We’ve even sent out physical mailers with a beautifully designed newsletter and some swag for our best referral partners. We made it fun by including a postcard they could physically hand or send to someone they wanted to refer to, and by putting a cryptogram (very on-brand for us) on the back page.
In addition, I’m always on the lookout for joint venture opportunities. I love to teach inside other people’s group programs or do a webinar for their audiences. My marketing motto is “show up and be useful,” and I find that the more opportunities I have to step onto someone else’s (virtual) stage, the more interesting leads I get.
How are you doing today and what does the future look like?
We’re currently having our strongest revenue year to date, and because of that, we’ve added two additional writers this year. Our next goal is to scale to $50k monthly recurring revenue, and we’re looking into potentially hiring a salesperson to help us achieve that. (I’m OK at sales, but it’s never been my passion!)
As we grow, the goal is to hone our messaging, continue to create and perfect our systems and how we serve clients, and continue to systematize so that the business can continue not just to run but to grow even if I step away.
Once you start to reach the ceiling where your income is limited by how much work you can personally take on, that’s the perfect time to bring in help for client delivery.
We’re also about to do a new photoshoot and update that amazing brand with some new images to make it feel more like an agency and not just the Lacy show. (I’ve been using the same ones for nearly 7 years — and that’s a lifetime in Internet years!).
Through starting the business, have you learned anything particularly helpful or advantageous?
Around 2016, I wanted to get out of doing as much day-to-day writing and client management as I was doing, and at the time, it seemed like the best way to do so was with digital courses and products. There were so many gurus out there talking about how easy it was to scale your business with courses and group programs, and I bought into the hype.
I knew from my marketing expertise that I would need to grow my audience exponentially to have the type of customer base that would support selling and growing via courses, so I set myself a goal to triple the size of my email list.
I easily met that goal in less than six months and felt primed to launch and sell my program about how to create an editorial calendar for your business. I set myself a goal of selling 50 spots.
And I missed it. I sold something like 46.
After all that work, a year of list building, a big launch with webinars and events, etc. and I missed my goal. I was ready to throw in the towel and burn the whole business down, I was so frustrated and disappointed.
But when I calmed down enough to look at the numbers, I realized two things:
- My launch had converted at nearly 5% — well above the industry average of 1–3%.
- And I hated every minute of it.
It was clear that what “everybody else” was doing wasn’t a good match for my personality or how I wanted to show up and serve. It was an important (and painful!) lesson in following my instincts.
The next year I pivoted back to focusing on selling high-touch, done-for-you services and scaling our agency team to free me up from day-to-day activities, and it’s been the best way to grow my business. We’ve decided to do one final Black Friday sale this year and then close down all my courses and products.
What platform/tools do you use for your business?
Our most important platform is our WordPress website. I always recommend WordPress over other builders (like Wix or Squarespace) because the platform is open-source; they can never go out of business or change their business model in a way that will hurt yours.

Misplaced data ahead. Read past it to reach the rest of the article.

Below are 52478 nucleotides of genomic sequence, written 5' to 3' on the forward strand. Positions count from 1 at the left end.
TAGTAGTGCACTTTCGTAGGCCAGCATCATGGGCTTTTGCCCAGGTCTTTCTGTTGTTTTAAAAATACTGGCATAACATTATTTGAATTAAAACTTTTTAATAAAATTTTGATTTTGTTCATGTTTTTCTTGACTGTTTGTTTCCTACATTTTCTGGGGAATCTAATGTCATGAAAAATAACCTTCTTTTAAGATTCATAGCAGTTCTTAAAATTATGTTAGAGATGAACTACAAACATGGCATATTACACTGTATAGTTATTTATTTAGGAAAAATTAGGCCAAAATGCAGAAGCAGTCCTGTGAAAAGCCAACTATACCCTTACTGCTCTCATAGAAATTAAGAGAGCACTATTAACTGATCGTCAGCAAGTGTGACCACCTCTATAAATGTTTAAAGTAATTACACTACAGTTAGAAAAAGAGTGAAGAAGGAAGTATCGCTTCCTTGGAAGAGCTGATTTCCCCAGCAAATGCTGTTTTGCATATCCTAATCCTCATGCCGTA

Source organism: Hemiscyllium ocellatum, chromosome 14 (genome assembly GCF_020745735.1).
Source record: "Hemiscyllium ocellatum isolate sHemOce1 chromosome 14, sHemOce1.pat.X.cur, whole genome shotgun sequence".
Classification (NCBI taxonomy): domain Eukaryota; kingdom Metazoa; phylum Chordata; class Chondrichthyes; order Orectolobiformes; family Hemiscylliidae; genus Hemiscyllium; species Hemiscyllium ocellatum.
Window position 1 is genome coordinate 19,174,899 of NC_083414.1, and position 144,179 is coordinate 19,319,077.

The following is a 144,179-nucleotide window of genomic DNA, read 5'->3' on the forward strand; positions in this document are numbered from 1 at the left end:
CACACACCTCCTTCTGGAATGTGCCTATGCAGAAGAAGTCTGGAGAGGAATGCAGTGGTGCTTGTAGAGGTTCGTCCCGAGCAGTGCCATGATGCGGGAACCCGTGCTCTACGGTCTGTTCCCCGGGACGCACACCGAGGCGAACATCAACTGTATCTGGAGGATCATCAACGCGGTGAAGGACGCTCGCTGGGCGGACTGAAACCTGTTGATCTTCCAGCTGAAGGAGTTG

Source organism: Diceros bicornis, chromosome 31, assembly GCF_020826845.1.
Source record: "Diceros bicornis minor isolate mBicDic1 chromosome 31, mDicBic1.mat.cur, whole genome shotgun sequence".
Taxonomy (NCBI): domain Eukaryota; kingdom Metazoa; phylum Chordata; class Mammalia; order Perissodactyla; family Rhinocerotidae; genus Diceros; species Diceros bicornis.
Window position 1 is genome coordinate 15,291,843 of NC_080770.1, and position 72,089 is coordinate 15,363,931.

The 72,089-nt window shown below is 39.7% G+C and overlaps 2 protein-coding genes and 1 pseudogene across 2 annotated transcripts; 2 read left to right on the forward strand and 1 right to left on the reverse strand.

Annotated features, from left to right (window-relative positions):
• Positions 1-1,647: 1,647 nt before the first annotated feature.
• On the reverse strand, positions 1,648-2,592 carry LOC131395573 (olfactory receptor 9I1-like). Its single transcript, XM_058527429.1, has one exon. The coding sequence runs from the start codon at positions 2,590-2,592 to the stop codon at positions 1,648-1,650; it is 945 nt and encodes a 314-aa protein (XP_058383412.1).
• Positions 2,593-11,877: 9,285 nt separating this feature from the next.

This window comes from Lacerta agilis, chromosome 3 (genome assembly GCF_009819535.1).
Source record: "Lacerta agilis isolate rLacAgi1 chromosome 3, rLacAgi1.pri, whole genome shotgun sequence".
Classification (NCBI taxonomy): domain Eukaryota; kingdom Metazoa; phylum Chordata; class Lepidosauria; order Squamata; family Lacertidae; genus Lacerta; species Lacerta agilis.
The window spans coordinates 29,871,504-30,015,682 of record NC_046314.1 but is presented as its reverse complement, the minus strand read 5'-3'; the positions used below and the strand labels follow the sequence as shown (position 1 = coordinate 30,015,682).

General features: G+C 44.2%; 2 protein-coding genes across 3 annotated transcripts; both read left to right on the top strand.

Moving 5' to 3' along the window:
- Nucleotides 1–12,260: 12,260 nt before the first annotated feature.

We use Dubsado as an all-in-one solution for scheduling, invoicing, etc.
Our team uses ClickUp for project management and Slack for internal team communications. And, of course, as a distributed team, we use Zoom almost every day to connect internally, with clients, and with potential customers.
What have been the most influential books, podcasts, or other resources?
One of my favorite business books is Essentialism by Greg McKeown. I’ve adapted the wisdom from this book not just in my business, but in my life. It’s different from strict minimalism, and more about discerning the important from the unimportant and moving forward accordingly.
Another book I deeply enjoyed is Clockwork by Mike Michaelowitz, and I work with the official training arm of that business, Run Like Clockwork, as they are a client of mine and I have been a student of theirs.
And the voyeur in me deeply enjoys Claire Pelletreau’s Get Paid Podcast for hearing how things work behind the scenes in many businesses.
Advice for other entrepreneurs who want to get started or are just starting out?
For service providers and anyone considering starting an agency:
- “Freelance” first. Start by doing the work yourself. This also applies to coaches.
- As you work with clients you can begin to define your niche by the types of work you like best or the types of clients you prefer to work with.
- Once you start to reach the ceiling where your income is limited by how much work you can personally take on, that’s the perfect time to bring in help for client delivery.
- Start out with subcontractors. It’s an excellent way to protect yourself as they only get paid when you have work for them. (Ensure you’re keeping things legal, of course.)
- Once your client base feels stable, or you have a certain amount of work, you can transition subcontractors to part-time and then full-time employees.
By stepping things up this way, we’ve been able to grow consistently and hire exactly the help we need, exactly when we need it to serve our clients.
Where can we go to learn more?
If you have any questions or comments, drop a comment below!